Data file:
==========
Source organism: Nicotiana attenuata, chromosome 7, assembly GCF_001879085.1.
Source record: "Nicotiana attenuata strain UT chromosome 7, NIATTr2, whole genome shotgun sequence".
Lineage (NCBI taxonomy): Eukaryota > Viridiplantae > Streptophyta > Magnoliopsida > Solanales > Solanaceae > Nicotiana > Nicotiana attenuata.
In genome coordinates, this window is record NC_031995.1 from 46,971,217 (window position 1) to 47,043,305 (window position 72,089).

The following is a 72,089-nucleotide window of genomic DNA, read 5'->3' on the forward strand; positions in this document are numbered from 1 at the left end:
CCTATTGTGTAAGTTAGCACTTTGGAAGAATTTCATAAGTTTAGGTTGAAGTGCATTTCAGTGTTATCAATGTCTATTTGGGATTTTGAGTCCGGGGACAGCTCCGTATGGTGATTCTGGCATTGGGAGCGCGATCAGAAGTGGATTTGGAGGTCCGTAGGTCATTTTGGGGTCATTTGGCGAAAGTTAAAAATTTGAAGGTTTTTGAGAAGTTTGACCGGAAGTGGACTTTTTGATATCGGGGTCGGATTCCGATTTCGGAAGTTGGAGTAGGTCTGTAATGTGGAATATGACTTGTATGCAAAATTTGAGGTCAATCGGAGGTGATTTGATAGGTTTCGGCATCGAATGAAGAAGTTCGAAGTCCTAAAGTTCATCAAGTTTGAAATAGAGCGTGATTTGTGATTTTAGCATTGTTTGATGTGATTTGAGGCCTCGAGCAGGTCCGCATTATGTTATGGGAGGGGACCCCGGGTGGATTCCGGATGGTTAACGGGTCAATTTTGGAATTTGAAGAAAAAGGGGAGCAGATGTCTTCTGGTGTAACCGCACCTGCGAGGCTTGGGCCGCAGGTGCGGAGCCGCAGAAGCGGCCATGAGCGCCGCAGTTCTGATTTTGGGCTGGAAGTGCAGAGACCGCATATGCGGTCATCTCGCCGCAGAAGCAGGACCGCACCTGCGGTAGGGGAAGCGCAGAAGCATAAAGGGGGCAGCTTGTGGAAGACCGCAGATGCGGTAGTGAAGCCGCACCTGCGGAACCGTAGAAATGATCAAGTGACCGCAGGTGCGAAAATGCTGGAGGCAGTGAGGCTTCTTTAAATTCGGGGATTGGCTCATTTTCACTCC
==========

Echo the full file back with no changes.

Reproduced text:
Source organism: Nicotiana attenuata, chromosome 7, assembly GCF_001879085.1.
Source record: "Nicotiana attenuata strain UT chromosome 7, NIATTr2, whole genome shotgun sequence".
Lineage (NCBI taxonomy): Eukaryota > Viridiplantae > Streptophyta > Magnoliopsida > Solanales > Solanaceae > Nicotiana > Nicotiana attenuata.
In genome coordinates, this window is record NC_031995.1 from 46,971,217 (window position 1) to 47,043,305 (window position 72,089).

The following is a 72,089-nucleotide window of genomic DNA, read 5'->3' on the forward strand; positions in this document are numbered from 1 at the left end:
CCTATTGTGTAAGTTAGCACTTTGGAAGAATTTCATAAGTTTAGGTTGAAGTGCATTTCAGTGTTATCAATGTCTATTTGGGATTTTGAGTCCGGGGACAGCTCCGTATGGTGATTCTGGCATTGGGAGCGCGATCAGAAGTGGATTTGGAGGTCCGTAGGTCATTTTGGGGTCATTTGGCGAAAGTTAAAAATTTGAAGGTTTTTGAGAAGTTTGACCGGAAGTGGACTTTTTGATATCGGGGTCGGATTCCGATTTCGGAAGTTGGAGTAGGTCTGTAATGTGGAATATGACTTGTATGCAAAATTTGAGGTCAATCGGAGGTGATTTGATAGGTTTCGGCATCGAATGAAGAAGTTCGAAGTCCTAAAGTTCATCAAGTTTGAAATAGAGCGTGATTTGTGATTTTAGCATTGTTTGATGTGATTTGAGGCCTCGAGCAGGTCCGCATTATGTTATGGGAGGGGACCCCGGGTGGATTCCGGATGGTTAACGGGTCAATTTTGGAATTTGAAGAAAAAGGGGAGCAGATGTCTTCTGGTGTAACCGCACCTGCGAGGCTTGGGCCGCAGGTGCGGAGCCGCAGAAGCGGCCATGAGCGCCGCAGTTCTGATTTTGGGCTGGAAGTGCAGAGACCGCATATGCGGTCATCTCGCCGCAGAAGCAGGACCGCACCTGCGGTAGGGGAAGCGCAGAAGCATAAAGGGGGCAGCTTGTGGAAGACCGCAGATGCGGTAGTGAAGCCGCACCTGCGGAACCGTAGAAATGATCAAGTGACCGCAGGTGCGAAAATGCTGGAGGCAGTGAGGCTTCTTTAAATTCGGGGATTGGCTCATTTTCACTCC